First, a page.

There's something very appropriate about Sarah Burton showing her S/S 15 collection for Alexander McQueen at the Royal College of Surgeons. The late Lee McQueen was known for his precession and brilliance with the cutting knife. It also made an aptly serious, imposing setting for a collection that would largely forgo the theatrics and fantasy that many expect and adore from McQueen and focus instead on using, you guessed it, cut to create interest. Though some will never be pleased unless they see live wolves or psycho face-masks at McQueen, the quiet confidence and subtly of this collection was oddly seductive, especially given how visually riotous the rest of LC:M has been.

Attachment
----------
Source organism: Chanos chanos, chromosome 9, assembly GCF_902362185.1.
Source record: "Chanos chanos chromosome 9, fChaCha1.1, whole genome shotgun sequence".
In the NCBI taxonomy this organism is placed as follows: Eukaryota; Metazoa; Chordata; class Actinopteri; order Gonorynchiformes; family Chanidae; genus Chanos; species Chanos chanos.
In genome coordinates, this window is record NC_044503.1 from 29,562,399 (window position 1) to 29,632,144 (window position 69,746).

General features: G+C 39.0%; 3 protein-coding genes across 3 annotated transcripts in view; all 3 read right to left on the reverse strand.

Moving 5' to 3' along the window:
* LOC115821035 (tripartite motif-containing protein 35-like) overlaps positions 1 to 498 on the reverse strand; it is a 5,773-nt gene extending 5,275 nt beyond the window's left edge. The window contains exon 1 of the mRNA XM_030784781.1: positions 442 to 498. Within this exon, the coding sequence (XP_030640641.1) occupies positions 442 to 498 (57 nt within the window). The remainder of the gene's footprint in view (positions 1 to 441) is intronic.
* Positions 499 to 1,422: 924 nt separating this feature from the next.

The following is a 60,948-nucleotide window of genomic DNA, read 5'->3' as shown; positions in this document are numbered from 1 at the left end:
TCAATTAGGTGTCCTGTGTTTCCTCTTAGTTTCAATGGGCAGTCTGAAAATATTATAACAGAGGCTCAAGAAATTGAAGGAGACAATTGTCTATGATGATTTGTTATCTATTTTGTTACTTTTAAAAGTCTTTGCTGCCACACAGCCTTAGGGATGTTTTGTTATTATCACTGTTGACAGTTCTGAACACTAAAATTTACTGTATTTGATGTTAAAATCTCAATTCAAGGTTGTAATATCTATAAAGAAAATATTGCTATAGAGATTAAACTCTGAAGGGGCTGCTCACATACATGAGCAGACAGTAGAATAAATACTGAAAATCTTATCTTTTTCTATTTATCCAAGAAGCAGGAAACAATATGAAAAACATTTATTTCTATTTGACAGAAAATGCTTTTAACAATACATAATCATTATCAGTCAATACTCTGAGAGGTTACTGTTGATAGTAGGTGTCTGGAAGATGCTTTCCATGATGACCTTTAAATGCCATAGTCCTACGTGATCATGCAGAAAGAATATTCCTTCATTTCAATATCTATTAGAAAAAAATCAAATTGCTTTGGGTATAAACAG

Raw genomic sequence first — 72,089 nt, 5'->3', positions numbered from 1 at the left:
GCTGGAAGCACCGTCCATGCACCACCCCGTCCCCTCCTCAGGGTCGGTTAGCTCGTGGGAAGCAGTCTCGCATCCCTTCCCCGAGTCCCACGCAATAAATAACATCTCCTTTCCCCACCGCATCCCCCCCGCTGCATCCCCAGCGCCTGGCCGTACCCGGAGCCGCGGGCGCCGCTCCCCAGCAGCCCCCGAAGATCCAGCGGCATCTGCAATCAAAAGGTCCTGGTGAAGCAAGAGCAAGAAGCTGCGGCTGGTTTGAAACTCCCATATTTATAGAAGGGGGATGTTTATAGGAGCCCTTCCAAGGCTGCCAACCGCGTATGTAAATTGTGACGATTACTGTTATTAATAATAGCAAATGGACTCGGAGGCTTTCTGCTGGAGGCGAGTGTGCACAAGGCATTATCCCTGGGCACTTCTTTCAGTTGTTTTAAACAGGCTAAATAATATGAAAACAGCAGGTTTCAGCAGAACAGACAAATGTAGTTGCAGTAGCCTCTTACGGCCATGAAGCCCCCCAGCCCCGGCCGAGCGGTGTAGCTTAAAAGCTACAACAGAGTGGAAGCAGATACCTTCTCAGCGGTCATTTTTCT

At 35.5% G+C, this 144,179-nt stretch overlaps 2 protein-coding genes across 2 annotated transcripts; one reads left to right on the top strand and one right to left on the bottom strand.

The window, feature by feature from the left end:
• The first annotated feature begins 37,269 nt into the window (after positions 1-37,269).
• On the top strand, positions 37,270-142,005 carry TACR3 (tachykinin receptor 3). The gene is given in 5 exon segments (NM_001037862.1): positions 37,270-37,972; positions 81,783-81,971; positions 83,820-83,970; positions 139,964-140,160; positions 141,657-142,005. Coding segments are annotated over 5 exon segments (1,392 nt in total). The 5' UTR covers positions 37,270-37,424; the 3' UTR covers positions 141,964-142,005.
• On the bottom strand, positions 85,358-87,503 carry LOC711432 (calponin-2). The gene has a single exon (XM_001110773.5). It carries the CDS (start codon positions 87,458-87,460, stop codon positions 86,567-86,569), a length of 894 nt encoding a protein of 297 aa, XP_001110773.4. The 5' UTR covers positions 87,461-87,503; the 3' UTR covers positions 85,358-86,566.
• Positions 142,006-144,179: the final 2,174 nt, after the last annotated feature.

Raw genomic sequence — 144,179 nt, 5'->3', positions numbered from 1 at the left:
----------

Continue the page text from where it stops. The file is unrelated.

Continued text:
The Asian obsession that seems to have somehow grabbed nearly all our designers came through in some of the tailoring, especially the the high belted kimono-like jackets, but the Brutishness that underpins the McQueen aesthetic was present in the Prince of Wales and houndstooth checks that were sliced and diced together into abstract Matisse-like forms. This wasn't a landmark collection for McQueen, certainly not one that will be cited and referenced in years to come. Instead it was very much of the moment and was about defining and streaming what the label offers its consumers and what it stands for in the modern menswear market.